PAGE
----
WASHINGTON (Reuters) - China raised the thorny subject of U.S. military spy flights during talks that led to agreements this week on reducing friction between the two militaries, but was told U.S. missions in international airspace and waters would continue, the Pentagon said.
The closed-door conversations underscore China’s sensitivity to surveillance by U.S. P-8 Poseidon spy planes and other aircraft, especially off Hainan Island, home to a major Chinese submarine base. A Chinese intercept of a P-8 plane in international airspace off Hainan in August was described as dangerous by Washington.
U.S. President Barack Obama announced the military agreements on Wednesday after meeting his Chinese counterpart Xi Jinping in Beijing.
They require each country to notify the other of major military activities, including exercises, as well as cover rules of behavior for air and maritime encounters. Guidelines on encounters between naval surface vessels had been drawn up, the White House said, adding similar guidelines governing air-to-air encounters would be formulated.
At one point during the discussions, Chinese officials had raised the matter of U.S. military spy flights that, in Beijing’s view, have come too close to Hainan, said Lieutenant Colonel Jeffrey Pool, a Pentagon spokesman.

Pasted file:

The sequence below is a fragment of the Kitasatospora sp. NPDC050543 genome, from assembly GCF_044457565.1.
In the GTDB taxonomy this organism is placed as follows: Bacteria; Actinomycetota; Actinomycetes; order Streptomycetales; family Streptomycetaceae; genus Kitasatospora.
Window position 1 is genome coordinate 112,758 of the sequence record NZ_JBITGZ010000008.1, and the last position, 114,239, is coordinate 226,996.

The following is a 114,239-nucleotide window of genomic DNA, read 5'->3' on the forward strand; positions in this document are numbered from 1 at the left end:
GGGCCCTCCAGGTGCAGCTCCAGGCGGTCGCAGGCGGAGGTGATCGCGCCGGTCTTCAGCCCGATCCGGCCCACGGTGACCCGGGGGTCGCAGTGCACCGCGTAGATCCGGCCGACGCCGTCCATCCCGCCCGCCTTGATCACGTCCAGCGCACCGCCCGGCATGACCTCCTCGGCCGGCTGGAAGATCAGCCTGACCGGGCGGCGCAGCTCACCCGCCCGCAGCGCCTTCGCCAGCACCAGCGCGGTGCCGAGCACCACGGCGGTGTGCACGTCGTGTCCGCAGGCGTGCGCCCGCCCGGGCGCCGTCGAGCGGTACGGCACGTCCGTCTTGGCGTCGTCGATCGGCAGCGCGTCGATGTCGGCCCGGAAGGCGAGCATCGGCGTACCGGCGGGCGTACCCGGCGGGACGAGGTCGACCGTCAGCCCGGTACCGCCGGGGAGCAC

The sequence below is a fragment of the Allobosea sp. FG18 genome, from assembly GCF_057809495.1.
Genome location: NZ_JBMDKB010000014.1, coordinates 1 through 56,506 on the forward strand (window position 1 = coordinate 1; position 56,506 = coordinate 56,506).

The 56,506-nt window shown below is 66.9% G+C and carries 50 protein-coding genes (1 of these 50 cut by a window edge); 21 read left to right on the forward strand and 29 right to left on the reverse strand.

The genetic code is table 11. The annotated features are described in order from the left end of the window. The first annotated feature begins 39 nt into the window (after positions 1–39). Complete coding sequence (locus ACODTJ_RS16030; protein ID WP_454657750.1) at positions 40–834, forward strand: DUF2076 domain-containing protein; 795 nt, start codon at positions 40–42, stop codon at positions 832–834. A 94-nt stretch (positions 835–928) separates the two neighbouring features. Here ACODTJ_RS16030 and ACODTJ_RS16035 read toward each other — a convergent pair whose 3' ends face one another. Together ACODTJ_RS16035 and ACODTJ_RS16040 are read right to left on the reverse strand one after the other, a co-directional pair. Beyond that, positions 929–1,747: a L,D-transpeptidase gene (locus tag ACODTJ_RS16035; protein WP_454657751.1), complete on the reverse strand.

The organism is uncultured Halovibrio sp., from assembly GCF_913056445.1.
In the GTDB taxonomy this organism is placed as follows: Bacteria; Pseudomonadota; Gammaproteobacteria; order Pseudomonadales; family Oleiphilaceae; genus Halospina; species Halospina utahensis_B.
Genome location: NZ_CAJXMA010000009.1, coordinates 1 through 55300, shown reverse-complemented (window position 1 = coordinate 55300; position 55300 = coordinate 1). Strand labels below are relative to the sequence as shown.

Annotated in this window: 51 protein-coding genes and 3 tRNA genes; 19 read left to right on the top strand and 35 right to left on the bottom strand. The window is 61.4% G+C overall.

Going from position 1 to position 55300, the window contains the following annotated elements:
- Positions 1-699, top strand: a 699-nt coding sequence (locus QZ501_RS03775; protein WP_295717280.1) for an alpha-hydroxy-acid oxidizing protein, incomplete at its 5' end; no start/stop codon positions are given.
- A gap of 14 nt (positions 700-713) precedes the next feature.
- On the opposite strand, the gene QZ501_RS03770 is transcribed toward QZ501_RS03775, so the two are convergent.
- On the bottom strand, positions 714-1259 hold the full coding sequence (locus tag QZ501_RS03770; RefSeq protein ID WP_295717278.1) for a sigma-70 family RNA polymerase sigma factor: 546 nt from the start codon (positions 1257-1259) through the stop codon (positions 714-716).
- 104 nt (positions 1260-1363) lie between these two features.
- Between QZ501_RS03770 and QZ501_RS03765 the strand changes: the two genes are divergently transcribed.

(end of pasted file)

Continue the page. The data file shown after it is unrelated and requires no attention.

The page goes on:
“China did raise the issue of restricting U.S. operations in international airspace and both sides discussed their positions,” Pool told Reuters.
“We have consistently opposed any Chinese proposals that would limit U.S. operations in the air or sea beyond the territorial limits of coastal states, place U.S. alliances at risk (or) constrain activities with U.S. allies or partners.”
The Chinese Defence Ministry did not respond to questions from Reuters on this issue.
However, the ministry said in a statement that the military agreements were the result of more than 10 rounds of “deep consultations” and an important step in increasing understanding of each other’s strategic intentions.
“China is willing to work with the United States and take this opportunity to continue deepening military exchanges, trust, cooperation and the appropriate handling of differences,” it said.
China sees the airspace around Hainan as part of its 200-nautical mile exclusive economic zone, which, in its view, ought to be restricted. The U.S. military says it has the right to fly any kind of mission it chooses in international airspace, which begins 12 nautical miles from a country’s coastline.
The incident in August, when a Chinese fighter jet intercepted a P-8 Poseidon plane some 135 miles (215 km) east of Hainan, highlighted the risks as the two militaries rub up against each other in the South China Sea and Pacific Ocean.
The Chinese jet made several passes, crossing over and under it. At one point, it flew wingtip-to-wingtip and then performed a barrel roll over the top of the spy plane, U.S. officials have said. China has said the pilot kept a safe distance.
Additional reporting by Ben Blanchard in BEIJING; Editing by Dean Yates and Alex Richardson